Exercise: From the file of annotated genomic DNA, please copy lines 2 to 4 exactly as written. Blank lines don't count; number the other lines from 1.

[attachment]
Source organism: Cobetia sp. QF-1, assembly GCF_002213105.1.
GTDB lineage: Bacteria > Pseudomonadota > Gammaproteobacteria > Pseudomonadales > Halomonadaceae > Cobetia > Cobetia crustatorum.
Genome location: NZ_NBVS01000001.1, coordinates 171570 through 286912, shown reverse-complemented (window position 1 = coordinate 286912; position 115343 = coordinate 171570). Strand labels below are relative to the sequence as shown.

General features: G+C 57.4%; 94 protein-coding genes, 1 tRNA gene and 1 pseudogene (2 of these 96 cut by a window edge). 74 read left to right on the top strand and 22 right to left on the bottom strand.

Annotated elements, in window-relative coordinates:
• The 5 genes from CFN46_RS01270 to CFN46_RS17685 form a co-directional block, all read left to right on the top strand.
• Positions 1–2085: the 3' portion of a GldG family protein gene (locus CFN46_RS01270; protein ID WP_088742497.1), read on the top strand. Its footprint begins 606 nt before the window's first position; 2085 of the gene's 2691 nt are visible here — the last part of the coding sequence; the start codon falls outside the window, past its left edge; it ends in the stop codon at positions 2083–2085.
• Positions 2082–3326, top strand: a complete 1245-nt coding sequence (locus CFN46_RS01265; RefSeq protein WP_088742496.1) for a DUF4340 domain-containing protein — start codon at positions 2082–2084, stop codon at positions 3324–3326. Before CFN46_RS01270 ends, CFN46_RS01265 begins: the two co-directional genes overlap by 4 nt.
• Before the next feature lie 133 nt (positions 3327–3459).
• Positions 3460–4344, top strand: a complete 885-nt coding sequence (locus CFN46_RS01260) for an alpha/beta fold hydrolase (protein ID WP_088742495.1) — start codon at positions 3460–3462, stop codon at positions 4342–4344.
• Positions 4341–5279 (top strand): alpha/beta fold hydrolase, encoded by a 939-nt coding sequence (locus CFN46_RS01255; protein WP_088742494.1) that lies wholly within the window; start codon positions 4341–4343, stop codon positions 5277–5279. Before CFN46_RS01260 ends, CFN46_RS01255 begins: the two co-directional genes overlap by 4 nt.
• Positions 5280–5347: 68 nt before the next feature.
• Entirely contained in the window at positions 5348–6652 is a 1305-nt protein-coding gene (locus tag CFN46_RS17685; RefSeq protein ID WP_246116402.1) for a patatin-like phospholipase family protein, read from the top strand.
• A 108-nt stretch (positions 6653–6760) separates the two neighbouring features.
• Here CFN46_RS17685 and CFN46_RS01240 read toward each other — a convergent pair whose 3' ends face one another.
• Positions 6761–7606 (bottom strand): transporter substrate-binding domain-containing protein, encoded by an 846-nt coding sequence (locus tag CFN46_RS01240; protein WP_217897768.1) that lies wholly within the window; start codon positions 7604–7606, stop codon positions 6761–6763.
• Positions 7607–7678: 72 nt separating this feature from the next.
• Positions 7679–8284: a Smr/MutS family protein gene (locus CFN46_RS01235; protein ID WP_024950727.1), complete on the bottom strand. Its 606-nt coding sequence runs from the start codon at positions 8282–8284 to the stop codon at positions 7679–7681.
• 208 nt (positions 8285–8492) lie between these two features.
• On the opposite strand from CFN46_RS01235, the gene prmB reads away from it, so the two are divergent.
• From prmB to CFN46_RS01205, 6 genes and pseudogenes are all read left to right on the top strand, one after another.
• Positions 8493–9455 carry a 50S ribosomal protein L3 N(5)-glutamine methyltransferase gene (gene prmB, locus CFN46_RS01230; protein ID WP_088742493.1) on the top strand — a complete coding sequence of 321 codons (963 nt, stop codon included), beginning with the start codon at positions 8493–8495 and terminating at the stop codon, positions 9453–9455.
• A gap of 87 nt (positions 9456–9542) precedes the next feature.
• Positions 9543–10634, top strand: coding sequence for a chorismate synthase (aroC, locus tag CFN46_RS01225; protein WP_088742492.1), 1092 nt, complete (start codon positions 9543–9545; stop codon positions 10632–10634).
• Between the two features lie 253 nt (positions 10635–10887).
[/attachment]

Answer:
GTDB lineage: Bacteria > Pseudomonadota > Gammaproteobacteria > Pseudomonadales > Halomonadaceae > Cobetia > Cobetia crustatorum.
Genome location: NZ_NBVS01000001.1, coordinates 171570 through 286912, shown reverse-complemented (window position 1 = coordinate 286912; position 115343 = coordinate 171570). Strand labels below are relative to the sequence as shown.

General features: G+C 57.4%; 94 protein-coding genes, 1 tRNA gene and 1 pseudogene (2 of these 96 cut by a window edge). 74 read left to right on the top strand and 22 right to left on the bottom strand.